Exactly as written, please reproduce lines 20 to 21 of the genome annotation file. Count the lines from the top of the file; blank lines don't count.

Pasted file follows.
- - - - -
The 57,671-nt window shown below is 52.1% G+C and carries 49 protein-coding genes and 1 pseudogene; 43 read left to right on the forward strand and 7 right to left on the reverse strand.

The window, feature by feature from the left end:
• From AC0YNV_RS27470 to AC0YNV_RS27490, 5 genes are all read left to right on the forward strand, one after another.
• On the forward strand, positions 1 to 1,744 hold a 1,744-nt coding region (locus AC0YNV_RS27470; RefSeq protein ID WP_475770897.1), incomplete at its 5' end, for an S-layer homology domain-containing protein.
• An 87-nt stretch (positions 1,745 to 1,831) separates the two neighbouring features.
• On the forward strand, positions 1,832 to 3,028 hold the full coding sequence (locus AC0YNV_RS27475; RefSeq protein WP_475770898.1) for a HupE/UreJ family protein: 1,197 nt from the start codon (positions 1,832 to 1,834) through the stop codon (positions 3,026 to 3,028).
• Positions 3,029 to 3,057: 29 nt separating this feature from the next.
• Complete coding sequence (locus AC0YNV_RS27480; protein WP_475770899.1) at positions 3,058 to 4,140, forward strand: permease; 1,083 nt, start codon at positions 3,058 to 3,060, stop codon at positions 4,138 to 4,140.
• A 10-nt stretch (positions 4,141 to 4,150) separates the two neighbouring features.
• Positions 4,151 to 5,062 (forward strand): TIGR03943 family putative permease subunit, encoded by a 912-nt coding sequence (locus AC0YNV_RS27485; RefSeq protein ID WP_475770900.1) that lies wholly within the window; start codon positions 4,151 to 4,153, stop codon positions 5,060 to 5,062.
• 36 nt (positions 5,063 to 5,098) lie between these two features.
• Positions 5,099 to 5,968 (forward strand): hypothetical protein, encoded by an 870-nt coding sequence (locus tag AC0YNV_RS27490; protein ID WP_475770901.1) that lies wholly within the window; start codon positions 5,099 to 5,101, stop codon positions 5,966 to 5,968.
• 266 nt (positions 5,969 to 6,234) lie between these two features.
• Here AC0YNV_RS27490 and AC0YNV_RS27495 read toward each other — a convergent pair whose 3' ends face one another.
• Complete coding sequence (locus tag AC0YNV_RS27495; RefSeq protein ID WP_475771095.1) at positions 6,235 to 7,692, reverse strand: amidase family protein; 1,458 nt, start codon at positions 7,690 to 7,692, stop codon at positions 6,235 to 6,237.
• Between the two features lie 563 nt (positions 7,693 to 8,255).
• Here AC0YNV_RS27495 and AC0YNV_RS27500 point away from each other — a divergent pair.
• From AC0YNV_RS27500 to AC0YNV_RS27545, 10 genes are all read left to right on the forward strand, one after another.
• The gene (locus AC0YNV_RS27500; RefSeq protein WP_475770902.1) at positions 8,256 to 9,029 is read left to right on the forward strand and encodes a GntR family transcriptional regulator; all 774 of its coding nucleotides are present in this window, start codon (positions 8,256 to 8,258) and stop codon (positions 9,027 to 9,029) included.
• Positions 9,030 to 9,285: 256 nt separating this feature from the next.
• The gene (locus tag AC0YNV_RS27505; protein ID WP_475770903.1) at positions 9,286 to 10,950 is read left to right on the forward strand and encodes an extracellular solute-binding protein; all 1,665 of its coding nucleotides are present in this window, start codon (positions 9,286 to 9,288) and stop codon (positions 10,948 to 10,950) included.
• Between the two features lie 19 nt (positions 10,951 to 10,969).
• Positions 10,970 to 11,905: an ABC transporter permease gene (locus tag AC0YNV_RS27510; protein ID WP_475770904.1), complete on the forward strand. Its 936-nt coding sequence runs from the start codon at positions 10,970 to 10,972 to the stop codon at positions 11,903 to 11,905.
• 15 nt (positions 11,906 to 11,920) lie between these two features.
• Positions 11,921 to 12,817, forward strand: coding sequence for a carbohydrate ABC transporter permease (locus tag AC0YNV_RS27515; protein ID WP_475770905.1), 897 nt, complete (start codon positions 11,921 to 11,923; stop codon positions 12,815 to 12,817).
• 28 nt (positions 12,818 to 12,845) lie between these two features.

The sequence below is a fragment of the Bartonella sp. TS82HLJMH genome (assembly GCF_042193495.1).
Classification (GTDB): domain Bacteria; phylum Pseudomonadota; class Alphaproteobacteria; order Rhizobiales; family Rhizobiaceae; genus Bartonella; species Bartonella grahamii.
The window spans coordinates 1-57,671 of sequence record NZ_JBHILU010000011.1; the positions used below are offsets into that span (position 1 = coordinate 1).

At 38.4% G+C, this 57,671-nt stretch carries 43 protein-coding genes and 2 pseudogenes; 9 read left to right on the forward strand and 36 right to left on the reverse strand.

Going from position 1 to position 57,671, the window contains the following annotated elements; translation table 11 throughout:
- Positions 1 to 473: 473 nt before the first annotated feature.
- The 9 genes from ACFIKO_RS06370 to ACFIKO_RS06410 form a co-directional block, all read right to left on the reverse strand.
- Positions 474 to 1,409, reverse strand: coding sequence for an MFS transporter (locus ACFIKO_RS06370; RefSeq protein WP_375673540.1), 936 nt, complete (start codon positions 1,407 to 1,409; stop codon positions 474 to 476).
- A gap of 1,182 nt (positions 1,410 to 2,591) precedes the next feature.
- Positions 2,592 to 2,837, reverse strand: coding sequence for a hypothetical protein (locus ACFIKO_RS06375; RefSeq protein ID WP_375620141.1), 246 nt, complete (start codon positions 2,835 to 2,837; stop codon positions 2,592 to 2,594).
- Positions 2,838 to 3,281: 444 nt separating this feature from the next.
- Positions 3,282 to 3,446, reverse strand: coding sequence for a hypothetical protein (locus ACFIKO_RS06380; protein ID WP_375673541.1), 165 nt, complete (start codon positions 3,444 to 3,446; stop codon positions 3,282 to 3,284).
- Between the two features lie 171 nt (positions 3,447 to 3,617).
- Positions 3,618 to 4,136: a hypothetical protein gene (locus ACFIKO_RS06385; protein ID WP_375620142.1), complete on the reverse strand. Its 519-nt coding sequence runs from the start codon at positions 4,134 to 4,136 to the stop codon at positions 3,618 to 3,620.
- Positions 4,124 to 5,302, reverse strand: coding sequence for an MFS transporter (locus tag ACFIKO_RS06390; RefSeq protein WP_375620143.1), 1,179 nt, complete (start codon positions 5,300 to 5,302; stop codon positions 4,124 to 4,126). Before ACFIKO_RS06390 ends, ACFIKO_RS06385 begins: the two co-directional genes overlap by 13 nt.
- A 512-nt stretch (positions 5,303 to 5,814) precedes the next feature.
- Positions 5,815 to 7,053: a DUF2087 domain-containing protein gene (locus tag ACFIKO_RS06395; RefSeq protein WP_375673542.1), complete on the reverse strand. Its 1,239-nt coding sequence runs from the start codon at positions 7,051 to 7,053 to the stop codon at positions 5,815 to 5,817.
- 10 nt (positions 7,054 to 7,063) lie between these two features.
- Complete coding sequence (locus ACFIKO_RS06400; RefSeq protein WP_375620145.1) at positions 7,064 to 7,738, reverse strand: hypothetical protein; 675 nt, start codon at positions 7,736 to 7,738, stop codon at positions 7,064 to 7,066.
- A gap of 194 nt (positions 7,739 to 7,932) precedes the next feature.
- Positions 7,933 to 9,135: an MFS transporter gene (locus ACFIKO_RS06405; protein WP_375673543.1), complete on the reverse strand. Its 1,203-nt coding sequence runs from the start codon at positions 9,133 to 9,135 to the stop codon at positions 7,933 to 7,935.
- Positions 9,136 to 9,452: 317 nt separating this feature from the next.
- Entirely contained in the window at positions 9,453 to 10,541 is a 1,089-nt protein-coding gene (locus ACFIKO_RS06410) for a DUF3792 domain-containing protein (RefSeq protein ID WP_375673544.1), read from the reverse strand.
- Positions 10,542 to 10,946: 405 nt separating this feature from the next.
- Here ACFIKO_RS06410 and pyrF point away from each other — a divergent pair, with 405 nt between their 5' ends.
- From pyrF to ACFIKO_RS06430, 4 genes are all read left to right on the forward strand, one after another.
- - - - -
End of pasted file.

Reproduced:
• Positions 9,030 to 9,285: 256 nt separating this feature from the next.
• The gene (locus tag AC0YNV_RS27505; protein ID WP_475770903.1) at positions 9,286 to 10,950 is read left to right on the forward strand and encodes an extracellular solute-binding protein; all 1,665 of its coding nucleotides are present in this window, start codon (positions 9,286 to 9,288) and stop codon (positions 10,948 to 10,950) included.